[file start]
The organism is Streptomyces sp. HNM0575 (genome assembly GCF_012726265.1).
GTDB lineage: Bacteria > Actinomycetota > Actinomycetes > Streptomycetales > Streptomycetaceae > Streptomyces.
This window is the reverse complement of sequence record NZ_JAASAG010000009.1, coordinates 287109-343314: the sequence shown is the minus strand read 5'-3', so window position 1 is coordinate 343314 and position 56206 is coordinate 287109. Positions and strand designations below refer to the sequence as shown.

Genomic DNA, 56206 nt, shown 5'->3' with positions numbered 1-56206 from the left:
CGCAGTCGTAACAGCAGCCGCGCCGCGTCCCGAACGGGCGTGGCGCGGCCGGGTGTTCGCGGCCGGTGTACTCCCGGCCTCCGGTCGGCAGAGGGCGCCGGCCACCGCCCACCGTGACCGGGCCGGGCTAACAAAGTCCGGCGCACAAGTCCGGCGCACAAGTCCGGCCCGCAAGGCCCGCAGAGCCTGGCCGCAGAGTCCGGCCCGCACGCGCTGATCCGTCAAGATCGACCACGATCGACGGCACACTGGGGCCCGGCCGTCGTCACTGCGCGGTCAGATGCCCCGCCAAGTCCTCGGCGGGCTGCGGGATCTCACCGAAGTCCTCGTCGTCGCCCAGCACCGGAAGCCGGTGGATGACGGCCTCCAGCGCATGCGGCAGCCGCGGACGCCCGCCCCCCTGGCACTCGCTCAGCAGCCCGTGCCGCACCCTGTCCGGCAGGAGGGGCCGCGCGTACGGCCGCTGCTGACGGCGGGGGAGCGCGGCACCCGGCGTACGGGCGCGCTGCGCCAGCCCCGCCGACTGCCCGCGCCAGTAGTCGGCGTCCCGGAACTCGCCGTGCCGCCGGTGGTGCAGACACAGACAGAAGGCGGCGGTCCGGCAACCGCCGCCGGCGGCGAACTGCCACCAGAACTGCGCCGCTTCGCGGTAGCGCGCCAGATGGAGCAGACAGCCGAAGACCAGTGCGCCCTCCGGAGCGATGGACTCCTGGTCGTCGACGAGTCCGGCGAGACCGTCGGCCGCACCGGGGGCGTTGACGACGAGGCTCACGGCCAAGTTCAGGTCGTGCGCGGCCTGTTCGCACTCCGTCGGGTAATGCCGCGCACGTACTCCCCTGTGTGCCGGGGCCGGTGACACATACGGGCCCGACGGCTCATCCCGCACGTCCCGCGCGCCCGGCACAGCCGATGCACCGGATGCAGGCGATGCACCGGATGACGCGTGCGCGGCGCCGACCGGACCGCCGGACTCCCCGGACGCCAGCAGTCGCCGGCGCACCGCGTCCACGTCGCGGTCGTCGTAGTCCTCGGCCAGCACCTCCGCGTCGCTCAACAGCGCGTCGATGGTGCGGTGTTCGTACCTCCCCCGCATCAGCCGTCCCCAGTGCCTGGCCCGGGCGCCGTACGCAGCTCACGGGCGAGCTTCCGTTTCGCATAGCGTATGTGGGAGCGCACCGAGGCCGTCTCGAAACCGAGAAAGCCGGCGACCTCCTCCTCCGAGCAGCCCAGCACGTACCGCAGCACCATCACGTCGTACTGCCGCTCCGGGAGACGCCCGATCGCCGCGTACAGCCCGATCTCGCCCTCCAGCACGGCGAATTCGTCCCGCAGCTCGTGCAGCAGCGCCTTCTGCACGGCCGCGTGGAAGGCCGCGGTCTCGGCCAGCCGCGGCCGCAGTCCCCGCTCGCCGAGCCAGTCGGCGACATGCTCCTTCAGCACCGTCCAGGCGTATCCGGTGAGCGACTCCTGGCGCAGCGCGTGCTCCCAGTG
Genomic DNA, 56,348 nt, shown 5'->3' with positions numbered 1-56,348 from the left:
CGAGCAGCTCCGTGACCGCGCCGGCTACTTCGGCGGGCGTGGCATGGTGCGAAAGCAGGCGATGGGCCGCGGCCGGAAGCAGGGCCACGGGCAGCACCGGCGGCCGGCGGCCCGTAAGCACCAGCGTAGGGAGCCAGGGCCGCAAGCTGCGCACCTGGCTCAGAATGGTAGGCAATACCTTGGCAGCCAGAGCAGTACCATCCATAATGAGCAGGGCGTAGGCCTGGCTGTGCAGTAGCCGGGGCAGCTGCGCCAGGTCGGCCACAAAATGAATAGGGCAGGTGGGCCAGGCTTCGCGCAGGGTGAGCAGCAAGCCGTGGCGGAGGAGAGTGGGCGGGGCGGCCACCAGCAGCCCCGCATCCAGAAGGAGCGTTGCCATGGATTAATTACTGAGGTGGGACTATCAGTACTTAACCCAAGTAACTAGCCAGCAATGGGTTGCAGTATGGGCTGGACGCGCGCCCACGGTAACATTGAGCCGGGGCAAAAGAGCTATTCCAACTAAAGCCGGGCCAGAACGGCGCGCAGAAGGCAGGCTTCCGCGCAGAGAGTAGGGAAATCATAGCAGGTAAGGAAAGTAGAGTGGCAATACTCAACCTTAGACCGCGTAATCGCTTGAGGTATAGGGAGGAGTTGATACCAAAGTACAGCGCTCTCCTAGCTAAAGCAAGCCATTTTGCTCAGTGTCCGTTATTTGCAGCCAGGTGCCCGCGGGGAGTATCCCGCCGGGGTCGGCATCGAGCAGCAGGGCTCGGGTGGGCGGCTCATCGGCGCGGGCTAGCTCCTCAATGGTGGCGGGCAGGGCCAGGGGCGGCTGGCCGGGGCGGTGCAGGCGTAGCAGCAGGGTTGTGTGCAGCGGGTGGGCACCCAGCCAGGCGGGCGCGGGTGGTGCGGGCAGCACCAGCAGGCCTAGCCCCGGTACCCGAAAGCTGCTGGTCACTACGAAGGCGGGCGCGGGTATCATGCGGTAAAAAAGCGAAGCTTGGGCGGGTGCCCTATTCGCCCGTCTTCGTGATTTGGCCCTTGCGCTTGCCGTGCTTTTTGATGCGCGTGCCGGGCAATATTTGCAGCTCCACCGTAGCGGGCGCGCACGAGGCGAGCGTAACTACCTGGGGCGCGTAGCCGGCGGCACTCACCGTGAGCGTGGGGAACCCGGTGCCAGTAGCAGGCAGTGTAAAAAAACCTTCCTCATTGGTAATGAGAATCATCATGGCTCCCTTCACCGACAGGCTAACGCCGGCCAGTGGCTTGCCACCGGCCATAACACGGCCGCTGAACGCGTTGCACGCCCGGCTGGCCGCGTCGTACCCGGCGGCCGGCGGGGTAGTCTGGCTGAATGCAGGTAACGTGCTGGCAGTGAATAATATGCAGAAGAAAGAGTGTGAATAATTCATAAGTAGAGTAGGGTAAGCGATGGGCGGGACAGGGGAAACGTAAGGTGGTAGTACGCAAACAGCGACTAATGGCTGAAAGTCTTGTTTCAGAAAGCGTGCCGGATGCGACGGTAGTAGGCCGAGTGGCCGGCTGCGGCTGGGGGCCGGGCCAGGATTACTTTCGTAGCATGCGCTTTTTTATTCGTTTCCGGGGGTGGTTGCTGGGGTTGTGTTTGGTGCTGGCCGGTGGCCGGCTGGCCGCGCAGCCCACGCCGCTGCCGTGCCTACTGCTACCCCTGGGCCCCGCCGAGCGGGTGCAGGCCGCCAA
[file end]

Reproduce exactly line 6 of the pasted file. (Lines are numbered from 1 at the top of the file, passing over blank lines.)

Genomic DNA, 56,348 nt, shown 5'->3' with positions numbered 1-56,348 from the left: